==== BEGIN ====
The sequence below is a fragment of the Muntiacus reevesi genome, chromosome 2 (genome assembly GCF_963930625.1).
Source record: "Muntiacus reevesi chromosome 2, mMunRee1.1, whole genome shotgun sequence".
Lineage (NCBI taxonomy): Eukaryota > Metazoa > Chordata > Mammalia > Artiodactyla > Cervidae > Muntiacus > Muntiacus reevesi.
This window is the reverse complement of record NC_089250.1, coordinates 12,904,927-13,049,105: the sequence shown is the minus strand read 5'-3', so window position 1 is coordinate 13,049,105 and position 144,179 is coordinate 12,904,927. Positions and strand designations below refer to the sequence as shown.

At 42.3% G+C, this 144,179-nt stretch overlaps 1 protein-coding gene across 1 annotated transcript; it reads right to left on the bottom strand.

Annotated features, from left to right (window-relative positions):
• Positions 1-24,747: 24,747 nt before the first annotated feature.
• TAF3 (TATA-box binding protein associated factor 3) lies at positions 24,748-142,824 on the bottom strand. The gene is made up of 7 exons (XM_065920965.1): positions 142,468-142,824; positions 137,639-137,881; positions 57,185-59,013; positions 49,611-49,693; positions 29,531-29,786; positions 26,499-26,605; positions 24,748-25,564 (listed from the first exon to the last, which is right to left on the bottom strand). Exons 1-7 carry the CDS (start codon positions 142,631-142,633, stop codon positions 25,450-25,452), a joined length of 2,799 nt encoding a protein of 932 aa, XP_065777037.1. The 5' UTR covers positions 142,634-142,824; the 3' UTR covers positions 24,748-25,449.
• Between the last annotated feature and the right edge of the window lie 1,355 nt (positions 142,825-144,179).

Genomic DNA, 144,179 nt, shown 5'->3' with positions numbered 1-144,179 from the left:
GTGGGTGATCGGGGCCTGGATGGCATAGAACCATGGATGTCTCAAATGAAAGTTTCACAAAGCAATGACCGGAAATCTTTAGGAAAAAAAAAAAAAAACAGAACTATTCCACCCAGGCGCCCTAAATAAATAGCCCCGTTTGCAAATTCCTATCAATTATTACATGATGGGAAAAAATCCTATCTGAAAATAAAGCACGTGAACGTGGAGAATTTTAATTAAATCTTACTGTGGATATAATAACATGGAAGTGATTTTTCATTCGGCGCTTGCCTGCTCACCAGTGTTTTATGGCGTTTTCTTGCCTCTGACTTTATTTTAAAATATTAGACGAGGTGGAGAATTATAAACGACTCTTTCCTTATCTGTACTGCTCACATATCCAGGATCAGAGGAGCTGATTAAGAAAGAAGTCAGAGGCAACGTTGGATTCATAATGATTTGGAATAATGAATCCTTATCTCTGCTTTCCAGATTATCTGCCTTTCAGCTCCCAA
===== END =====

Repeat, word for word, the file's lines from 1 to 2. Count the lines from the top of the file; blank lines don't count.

The sequence below is a fragment of the Muntiacus reevesi genome, chromosome 2 (genome assembly GCF_963930625.1).
Source record: "Muntiacus reevesi chromosome 2, mMunRee1.1, whole genome shotgun sequence".